Just a few thoughts as I close the lid on two momentous terms at Imperial.
1. You don’t know what you can achieve until you try
I took a big risk doing this course considering the huge cost and my non-science background. Plus it’s been almost a decade since my undergrad days. Yet somehow I have thrived. Amid the flood of new concepts, information and working styles, I find myself with a fighting chance of a distinction (although maybe I’ve just jinxed it). Of course, I still have the massive challenge of my dissertation but this is already beyond what I imagined this time last year. If I hadn’t tried, all this would just be a bunch of ‘what ifs’.
2. Mature students seem to get more out of the MPH
Much of a public health degree is about practical application. As such, it’s a big advantage if you have real world experience to temper the theory taught in class. It’s not just about hard skills. During my course I’ve found that simple yet important things such as version control, keeping colleagues updated and time management are often overlooked. Having these habits already ingrained sets you up for success.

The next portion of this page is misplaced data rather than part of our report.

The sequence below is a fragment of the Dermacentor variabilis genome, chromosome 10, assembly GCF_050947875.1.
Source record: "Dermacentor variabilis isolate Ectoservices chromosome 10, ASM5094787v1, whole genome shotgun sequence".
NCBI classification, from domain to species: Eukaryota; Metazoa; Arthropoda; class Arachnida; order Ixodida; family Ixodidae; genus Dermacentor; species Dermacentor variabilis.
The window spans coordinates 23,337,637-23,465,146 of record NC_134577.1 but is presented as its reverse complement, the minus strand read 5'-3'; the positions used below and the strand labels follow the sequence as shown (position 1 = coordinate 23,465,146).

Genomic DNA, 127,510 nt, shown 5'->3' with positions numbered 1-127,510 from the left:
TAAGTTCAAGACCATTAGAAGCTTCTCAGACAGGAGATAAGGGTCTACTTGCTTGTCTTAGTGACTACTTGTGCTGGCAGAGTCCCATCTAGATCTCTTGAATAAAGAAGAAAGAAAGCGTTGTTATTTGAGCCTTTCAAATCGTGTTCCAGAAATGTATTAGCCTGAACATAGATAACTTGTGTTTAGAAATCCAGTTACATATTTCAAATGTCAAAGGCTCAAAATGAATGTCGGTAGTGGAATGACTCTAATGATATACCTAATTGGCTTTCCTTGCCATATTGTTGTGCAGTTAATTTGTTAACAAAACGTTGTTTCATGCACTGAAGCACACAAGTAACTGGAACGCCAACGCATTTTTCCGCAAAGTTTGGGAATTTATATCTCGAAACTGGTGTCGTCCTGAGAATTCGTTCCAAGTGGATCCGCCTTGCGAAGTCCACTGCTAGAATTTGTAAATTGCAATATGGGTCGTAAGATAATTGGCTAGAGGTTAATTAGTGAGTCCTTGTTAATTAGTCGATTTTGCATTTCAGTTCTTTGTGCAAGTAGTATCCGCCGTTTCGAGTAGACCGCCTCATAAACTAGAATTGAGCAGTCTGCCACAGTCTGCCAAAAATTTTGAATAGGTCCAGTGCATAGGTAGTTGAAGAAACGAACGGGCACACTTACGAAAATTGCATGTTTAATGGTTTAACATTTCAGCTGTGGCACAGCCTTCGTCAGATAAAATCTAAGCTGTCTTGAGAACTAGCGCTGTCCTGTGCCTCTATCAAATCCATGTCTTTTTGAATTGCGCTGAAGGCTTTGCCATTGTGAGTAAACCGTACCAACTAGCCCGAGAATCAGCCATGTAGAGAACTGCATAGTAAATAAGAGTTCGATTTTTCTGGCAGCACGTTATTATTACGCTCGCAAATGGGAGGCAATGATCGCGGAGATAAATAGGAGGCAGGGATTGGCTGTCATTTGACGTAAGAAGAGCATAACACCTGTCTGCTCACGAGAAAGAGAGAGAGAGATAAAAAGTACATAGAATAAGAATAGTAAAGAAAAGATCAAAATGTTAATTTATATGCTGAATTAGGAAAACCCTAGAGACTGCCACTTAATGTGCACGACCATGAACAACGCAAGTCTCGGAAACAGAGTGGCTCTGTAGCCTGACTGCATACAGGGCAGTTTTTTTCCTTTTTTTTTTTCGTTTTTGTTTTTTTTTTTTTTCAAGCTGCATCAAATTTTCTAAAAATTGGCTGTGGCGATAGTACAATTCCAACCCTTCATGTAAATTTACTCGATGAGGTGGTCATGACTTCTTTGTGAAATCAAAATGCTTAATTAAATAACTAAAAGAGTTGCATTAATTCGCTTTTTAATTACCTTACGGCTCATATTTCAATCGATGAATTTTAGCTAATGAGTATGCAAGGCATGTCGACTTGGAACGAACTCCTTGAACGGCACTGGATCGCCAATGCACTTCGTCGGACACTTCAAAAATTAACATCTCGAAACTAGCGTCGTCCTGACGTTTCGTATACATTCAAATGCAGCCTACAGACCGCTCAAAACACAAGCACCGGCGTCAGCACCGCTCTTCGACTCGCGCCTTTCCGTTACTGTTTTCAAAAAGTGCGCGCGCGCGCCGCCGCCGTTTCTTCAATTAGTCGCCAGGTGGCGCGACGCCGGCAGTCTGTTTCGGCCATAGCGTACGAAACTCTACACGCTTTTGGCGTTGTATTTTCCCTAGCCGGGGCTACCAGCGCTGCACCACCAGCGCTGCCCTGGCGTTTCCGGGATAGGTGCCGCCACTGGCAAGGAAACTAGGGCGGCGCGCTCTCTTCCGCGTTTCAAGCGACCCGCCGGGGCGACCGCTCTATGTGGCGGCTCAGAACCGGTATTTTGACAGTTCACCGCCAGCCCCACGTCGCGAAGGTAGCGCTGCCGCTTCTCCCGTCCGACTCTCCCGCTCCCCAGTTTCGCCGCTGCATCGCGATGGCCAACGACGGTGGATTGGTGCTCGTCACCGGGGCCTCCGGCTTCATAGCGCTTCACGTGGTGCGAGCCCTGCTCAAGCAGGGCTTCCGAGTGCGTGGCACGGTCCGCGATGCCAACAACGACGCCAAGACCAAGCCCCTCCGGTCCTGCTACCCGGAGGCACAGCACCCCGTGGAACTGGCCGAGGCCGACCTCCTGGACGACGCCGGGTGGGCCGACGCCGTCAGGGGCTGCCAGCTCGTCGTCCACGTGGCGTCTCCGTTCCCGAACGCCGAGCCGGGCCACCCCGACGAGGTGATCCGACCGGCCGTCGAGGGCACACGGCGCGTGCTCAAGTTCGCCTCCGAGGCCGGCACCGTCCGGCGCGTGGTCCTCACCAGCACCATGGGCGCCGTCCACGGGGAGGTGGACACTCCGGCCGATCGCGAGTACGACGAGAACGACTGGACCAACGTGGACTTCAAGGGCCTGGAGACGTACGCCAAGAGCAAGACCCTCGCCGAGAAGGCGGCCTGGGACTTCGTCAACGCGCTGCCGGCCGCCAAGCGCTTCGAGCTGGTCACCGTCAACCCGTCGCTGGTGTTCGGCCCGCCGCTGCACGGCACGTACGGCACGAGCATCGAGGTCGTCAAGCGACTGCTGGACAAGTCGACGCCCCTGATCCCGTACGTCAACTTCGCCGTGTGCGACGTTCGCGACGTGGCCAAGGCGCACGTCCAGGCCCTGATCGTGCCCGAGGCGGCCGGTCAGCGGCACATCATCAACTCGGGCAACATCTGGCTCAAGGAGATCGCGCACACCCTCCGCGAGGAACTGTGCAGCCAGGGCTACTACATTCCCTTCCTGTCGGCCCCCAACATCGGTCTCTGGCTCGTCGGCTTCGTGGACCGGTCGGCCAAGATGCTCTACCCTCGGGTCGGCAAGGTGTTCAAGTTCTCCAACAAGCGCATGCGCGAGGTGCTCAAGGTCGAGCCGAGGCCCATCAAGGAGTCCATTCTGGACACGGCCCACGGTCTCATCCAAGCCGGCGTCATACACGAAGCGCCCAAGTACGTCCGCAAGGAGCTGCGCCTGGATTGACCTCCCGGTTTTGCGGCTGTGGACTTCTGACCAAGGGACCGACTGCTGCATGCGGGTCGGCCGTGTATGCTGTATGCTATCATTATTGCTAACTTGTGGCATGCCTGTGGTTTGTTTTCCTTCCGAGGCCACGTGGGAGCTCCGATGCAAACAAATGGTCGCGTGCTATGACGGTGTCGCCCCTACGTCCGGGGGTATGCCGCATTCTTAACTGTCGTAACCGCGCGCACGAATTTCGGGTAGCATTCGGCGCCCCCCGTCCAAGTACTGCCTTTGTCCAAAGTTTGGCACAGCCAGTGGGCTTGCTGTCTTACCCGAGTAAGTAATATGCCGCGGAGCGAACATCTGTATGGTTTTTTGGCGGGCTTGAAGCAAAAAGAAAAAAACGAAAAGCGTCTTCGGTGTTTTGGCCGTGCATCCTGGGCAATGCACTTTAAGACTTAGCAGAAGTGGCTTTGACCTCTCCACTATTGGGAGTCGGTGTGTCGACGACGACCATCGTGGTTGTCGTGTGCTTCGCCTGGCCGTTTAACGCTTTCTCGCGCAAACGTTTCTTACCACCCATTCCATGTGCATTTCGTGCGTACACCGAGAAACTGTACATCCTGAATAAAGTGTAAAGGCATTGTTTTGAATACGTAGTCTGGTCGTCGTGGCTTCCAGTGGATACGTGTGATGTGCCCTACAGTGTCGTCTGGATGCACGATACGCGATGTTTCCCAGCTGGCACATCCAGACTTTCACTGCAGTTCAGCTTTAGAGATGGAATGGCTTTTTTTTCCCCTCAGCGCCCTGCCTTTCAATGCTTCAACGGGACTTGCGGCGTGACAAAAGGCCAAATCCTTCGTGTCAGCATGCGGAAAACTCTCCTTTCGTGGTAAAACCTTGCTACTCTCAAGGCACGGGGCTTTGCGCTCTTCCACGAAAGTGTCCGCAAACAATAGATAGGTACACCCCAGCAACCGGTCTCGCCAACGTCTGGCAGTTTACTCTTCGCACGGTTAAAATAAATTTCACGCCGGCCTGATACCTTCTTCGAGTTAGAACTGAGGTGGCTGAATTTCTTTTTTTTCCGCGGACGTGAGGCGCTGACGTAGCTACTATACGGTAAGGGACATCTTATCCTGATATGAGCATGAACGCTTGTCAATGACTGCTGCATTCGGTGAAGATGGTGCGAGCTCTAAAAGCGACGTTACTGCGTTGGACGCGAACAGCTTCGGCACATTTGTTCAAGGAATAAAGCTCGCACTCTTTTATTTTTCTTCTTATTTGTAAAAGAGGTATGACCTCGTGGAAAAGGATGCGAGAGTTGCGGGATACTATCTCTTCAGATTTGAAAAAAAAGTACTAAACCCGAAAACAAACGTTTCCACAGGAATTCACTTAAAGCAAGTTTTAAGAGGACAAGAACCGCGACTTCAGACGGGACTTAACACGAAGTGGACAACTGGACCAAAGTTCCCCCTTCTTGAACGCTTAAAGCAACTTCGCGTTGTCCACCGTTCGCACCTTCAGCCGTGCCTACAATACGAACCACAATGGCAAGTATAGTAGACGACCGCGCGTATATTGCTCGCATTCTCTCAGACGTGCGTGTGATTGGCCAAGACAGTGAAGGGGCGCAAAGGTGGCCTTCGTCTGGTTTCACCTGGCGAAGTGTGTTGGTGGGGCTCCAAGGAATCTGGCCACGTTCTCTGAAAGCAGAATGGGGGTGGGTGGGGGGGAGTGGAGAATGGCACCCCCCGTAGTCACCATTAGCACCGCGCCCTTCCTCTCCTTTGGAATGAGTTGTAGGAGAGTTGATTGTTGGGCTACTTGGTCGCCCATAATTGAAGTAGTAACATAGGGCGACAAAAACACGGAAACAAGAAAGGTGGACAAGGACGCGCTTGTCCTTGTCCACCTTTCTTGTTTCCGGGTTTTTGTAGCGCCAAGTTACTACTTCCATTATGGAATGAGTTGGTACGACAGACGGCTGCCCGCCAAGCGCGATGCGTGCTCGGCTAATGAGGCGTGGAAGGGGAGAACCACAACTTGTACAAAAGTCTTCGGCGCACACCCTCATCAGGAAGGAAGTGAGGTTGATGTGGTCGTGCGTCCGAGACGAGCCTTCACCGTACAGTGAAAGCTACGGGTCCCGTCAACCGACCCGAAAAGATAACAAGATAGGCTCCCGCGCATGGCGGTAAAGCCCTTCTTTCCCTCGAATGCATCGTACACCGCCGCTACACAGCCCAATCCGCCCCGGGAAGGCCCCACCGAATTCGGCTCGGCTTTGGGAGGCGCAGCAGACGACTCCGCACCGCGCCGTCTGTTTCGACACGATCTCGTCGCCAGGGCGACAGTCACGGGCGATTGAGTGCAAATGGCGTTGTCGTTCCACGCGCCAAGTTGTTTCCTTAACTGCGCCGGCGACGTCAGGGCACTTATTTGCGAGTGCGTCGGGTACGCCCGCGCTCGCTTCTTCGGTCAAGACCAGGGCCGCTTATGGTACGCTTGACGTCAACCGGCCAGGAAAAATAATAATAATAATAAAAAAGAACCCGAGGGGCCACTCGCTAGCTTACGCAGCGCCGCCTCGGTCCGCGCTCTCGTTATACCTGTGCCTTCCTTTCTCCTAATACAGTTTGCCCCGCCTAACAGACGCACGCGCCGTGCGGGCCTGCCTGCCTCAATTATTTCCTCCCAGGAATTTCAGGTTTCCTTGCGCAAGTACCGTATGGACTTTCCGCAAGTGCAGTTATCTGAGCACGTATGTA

3. Going back to school can be hard for mature students
I’ve been told I look young but, at 34 years, I’m most definitely not. At times, it has been hard going to class with people often 10 years younger, and having to live like a student (ie no income) again. To get through it, I’ve had to constantly remind myself of the reason I’m here: to acquire new skills and open up new opportunities. Having the support of my wife has also been vital. I don’t know where I’d be without her. I’ve also tapped on the school’s free counselling service and that has been helpful, although it can take a long time to see somebody.
It’s been a roller-coaster ride so far. Let’s see what the final term has in store.